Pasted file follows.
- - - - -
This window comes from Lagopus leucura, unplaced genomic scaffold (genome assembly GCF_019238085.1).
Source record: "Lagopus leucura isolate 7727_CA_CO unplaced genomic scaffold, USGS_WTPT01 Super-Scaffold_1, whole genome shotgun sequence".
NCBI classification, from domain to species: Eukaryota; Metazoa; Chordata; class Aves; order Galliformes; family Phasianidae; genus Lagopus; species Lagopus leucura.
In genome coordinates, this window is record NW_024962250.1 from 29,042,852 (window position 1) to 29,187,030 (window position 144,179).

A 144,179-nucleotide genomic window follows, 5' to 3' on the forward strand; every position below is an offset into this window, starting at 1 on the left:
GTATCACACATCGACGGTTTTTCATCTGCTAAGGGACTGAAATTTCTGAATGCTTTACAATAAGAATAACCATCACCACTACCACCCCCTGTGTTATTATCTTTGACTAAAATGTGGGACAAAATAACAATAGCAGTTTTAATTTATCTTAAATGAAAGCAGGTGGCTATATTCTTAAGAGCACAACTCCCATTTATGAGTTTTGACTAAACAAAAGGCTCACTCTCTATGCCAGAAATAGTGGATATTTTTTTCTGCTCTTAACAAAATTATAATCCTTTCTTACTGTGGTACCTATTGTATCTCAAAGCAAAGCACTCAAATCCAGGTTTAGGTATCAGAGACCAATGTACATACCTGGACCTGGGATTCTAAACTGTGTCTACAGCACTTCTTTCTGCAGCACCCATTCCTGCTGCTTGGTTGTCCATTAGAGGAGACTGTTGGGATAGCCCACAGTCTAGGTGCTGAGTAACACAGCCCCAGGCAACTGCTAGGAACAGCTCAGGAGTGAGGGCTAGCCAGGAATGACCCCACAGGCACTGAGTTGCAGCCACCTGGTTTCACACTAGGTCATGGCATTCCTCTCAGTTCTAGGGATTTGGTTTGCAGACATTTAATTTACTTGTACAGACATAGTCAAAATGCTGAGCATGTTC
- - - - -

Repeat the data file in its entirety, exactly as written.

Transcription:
This window comes from Lagopus leucura, unplaced genomic scaffold (genome assembly GCF_019238085.1).
Source record: "Lagopus leucura isolate 7727_CA_CO unplaced genomic scaffold, USGS_WTPT01 Super-Scaffold_1, whole genome shotgun sequence".
NCBI classification, from domain to species: Eukaryota; Metazoa; Chordata; class Aves; order Galliformes; family Phasianidae; genus Lagopus; species Lagopus leucura.
In genome coordinates, this window is record NW_024962250.1 from 29,042,852 (window position 1) to 29,187,030 (window position 144,179).

A 144,179-nucleotide genomic window follows, 5' to 3' on the forward strand; every position below is an offset into this window, starting at 1 on the left:
GTATCACACATCGACGGTTTTTCATCTGCTAAGGGACTGAAATTTCTGAATGCTTTACAATAAGAATAACCATCACCACTACCACCCCCTGTGTTATTATCTTTGACTAAAATGTGGGACAAAATAACAATAGCAGTTTTAATTTATCTTAAATGAAAGCAGGTGGCTATATTCTTAAGAGCACAACTCCCATTTATGAGTTTTGACTAAACAAAAGGCTCACTCTCTATGCCAGAAATAGTGGATATTTTTTTCTGCTCTTAACAAAATTATAATCCTTTCTTACTGTGGTACCTATTGTATCTCAAAGCAAAGCACTCAAATCCAGGTTTAGGTATCAGAGACCAATGTACATACCTGGACCTGGGATTCTAAACTGTGTCTACAGCACTTCTTTCTGCAGCACCCATTCCTGCTGCTTGGTTGTCCATTAGAGGAGACTGTTGGGATAGCCCACAGTCTAGGTGCTGAGTAACACAGCCCCAGGCAACTGCTAGGAACAGCTCAGGAGTGAGGGCTAGCCAGGAATGACCCCACAGGCACTGAGTTGCAGCCACCTGGTTTCACACTAGGTCATGGCATTCCTCTCAGTTCTAGGGATTTGGTTTGCAGACATTTAATTTACTTGTACAGACATAGTCAAAATGCTGAGCATGTTC